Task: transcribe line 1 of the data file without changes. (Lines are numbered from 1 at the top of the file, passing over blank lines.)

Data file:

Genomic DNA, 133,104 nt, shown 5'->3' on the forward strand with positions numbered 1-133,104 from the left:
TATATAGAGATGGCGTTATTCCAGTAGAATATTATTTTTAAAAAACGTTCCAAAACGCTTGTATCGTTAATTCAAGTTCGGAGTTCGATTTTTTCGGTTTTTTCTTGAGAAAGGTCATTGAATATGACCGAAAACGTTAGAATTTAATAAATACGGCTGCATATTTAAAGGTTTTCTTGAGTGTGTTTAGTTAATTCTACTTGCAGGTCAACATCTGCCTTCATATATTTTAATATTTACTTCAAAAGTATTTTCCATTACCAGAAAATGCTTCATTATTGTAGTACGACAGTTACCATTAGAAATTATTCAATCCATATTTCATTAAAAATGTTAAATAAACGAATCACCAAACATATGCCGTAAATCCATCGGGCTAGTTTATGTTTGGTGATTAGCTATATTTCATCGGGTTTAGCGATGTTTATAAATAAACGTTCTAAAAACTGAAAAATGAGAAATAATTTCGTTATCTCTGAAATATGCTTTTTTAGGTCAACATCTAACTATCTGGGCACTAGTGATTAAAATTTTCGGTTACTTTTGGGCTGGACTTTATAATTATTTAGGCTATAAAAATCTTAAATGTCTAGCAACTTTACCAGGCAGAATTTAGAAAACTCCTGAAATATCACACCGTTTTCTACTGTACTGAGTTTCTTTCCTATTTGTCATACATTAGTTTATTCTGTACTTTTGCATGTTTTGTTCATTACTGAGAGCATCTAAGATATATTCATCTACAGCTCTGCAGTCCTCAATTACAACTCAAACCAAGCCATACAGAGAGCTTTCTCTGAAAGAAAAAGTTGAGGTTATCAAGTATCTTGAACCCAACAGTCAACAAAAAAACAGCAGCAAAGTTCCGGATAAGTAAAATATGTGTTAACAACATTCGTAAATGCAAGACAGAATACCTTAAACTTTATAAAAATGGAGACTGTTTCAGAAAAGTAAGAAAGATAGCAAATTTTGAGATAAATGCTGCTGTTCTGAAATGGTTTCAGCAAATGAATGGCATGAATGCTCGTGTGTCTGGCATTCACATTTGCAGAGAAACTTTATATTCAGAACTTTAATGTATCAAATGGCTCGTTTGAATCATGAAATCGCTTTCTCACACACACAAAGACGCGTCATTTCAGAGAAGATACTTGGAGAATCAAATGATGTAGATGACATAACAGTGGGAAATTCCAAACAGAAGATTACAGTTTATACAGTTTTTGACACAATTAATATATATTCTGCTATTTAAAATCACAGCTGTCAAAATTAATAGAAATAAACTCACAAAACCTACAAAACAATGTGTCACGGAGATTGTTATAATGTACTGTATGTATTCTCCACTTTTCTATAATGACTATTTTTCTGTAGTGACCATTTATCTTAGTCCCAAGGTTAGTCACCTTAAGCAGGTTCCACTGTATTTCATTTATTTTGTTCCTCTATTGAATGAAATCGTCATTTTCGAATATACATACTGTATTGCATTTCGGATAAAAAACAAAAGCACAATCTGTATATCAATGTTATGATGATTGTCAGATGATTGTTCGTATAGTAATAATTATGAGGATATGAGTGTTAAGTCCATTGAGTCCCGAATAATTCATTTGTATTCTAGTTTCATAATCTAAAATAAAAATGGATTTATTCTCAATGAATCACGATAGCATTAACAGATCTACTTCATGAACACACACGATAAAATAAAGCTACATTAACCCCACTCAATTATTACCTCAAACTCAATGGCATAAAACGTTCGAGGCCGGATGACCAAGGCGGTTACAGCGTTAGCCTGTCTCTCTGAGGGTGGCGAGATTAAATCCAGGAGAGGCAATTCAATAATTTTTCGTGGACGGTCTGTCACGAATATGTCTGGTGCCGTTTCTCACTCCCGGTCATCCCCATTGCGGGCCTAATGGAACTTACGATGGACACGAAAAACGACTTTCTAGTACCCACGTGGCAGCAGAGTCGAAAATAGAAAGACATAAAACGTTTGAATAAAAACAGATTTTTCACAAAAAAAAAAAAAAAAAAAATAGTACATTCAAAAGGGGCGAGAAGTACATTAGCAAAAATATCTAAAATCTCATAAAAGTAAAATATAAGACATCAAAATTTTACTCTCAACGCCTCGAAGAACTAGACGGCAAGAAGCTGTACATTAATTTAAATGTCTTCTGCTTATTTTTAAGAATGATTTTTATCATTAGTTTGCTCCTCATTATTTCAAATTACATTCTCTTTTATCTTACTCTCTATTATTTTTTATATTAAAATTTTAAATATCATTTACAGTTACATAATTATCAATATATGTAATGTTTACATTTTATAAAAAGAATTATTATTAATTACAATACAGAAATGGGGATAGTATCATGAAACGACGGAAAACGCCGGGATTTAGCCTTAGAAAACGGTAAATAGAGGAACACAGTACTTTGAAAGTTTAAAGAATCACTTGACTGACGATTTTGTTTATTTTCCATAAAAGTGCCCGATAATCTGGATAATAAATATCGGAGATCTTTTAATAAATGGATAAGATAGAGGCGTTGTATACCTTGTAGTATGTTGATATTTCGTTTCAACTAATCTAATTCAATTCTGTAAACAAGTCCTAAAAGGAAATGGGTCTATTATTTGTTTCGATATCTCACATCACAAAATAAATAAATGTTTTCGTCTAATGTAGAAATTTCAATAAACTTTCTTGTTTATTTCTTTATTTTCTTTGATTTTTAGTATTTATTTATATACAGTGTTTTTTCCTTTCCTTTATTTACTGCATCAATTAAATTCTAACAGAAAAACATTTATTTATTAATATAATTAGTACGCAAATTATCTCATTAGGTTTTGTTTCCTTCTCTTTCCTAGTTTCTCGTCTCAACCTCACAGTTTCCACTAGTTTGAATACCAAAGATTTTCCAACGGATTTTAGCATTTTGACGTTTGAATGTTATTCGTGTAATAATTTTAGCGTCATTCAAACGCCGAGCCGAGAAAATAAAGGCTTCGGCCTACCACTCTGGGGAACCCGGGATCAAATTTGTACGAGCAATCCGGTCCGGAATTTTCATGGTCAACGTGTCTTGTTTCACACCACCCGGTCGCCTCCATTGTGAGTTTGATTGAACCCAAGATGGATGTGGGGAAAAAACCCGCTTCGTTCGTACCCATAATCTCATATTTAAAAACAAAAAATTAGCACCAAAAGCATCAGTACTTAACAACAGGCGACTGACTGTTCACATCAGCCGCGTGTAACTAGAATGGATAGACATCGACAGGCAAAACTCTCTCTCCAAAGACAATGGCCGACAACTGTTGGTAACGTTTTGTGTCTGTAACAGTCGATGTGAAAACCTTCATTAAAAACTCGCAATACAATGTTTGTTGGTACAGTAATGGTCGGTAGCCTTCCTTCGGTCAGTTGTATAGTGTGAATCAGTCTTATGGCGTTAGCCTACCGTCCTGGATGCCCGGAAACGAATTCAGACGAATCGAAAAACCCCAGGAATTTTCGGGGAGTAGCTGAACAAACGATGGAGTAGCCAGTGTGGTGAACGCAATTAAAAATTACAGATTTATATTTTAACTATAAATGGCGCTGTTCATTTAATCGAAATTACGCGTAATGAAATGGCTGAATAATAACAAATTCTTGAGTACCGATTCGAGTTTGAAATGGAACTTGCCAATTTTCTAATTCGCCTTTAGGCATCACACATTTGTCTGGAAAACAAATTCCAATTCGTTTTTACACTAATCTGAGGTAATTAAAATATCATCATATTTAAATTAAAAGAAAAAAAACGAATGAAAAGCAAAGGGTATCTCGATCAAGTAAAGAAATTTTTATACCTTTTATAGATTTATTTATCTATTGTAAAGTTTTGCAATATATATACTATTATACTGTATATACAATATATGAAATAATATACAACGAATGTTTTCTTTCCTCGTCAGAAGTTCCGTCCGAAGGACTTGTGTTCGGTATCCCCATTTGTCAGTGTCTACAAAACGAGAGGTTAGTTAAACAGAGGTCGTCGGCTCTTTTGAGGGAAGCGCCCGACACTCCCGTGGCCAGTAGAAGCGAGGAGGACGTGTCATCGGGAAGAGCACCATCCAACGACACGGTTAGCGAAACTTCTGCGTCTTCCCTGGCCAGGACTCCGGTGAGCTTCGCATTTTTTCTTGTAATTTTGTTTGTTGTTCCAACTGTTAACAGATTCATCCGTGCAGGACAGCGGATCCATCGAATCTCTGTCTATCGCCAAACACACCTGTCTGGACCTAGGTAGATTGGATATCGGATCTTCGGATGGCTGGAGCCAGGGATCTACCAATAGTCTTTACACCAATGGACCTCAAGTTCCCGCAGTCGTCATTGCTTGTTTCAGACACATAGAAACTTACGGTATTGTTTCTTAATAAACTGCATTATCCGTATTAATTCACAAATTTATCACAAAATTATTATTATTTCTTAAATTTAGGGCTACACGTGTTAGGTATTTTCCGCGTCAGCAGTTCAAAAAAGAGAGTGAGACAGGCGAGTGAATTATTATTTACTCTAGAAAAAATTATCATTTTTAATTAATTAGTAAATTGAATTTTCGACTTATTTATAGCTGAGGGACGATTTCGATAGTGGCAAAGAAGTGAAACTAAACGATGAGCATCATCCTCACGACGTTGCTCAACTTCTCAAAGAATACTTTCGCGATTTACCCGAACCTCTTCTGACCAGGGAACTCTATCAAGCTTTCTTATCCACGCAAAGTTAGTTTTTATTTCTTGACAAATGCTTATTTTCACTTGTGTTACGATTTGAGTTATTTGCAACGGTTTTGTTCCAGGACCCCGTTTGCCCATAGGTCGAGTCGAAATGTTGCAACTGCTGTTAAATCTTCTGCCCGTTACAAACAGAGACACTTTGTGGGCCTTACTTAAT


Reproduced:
Genomic DNA, 133,104 nt, shown 5'->3' on the forward strand with positions numbered 1-133,104 from the left: